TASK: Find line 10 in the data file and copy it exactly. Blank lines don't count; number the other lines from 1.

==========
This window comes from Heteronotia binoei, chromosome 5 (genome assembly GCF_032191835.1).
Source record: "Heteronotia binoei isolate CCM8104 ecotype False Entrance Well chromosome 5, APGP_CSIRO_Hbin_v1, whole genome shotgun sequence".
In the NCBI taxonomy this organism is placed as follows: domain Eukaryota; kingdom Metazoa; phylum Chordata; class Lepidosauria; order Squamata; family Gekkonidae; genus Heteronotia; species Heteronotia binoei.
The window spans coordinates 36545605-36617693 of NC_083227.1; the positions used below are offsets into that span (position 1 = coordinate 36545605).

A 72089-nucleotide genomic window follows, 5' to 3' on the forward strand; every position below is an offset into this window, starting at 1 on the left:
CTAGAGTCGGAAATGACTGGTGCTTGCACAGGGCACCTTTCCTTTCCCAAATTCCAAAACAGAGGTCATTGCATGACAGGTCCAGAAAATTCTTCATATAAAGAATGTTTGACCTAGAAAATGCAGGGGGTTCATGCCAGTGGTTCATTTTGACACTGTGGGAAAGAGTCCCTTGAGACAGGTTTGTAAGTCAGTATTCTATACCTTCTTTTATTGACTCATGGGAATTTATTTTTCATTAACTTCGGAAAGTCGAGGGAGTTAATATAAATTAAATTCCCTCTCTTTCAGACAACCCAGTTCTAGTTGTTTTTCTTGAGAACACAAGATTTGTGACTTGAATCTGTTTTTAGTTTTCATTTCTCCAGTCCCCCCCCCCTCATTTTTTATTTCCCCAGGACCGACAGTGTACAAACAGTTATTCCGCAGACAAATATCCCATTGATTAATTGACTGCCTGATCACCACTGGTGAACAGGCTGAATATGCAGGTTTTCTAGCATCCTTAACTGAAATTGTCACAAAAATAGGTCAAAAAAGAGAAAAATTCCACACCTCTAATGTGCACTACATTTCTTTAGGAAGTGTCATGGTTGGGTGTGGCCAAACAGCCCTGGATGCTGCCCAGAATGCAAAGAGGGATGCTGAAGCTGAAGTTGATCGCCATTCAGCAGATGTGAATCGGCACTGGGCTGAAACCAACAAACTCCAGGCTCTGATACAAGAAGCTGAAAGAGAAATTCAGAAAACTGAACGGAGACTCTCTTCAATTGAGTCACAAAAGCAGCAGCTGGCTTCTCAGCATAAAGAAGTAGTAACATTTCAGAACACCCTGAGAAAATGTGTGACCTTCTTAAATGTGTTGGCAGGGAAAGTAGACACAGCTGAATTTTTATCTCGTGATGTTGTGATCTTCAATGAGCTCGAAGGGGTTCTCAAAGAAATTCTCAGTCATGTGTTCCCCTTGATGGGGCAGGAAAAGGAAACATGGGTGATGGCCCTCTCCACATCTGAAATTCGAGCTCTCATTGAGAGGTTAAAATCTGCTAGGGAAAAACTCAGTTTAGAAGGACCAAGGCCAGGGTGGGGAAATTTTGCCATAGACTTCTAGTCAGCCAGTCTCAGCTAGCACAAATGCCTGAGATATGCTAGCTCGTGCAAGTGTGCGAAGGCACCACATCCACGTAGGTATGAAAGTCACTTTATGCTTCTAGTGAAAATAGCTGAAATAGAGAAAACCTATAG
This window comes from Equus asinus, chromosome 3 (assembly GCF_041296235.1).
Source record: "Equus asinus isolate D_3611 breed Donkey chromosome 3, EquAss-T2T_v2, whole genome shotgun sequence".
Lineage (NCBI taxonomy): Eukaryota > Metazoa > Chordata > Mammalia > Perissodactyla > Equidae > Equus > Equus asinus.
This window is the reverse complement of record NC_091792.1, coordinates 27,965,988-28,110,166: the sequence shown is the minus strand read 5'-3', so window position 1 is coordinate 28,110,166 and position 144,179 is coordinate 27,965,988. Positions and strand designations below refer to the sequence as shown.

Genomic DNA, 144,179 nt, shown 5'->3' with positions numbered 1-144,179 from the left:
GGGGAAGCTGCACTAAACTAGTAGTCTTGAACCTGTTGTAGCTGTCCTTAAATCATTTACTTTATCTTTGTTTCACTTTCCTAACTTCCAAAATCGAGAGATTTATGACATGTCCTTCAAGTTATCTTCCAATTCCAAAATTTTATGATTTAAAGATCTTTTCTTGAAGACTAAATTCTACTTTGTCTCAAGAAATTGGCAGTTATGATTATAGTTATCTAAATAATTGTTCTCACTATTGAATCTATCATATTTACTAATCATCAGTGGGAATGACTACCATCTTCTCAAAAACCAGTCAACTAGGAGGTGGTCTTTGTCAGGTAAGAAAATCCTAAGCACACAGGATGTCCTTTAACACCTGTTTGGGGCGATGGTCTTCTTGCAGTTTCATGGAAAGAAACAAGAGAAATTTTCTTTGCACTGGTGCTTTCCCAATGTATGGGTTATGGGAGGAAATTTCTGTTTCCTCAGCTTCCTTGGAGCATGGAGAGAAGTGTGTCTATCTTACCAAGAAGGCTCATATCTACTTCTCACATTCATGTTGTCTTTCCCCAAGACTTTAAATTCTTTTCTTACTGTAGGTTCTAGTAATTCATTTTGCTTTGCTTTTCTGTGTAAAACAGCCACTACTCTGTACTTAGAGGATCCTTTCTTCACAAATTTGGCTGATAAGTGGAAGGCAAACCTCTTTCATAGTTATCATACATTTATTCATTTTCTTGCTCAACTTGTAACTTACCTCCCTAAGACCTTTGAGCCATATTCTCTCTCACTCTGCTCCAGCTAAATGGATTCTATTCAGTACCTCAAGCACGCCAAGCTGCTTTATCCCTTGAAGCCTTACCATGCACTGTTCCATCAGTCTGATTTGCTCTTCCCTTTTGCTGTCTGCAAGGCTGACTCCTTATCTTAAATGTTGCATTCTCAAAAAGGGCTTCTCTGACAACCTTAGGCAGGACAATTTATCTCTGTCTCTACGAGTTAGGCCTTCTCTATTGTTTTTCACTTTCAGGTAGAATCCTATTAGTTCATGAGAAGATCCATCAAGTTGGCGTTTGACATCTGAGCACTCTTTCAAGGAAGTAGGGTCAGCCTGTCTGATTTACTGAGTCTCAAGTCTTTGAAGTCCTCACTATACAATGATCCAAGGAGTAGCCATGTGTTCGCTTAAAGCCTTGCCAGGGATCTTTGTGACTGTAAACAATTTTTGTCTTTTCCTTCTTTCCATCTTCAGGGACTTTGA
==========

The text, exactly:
This window is the reverse complement of record NC_091792.1, coordinates 27,965,988-28,110,166: the sequence shown is the minus strand read 5'-3', so window position 1 is coordinate 28,110,166 and position 144,179 is coordinate 27,965,988. Positions and strand designations below refer to the sequence as shown.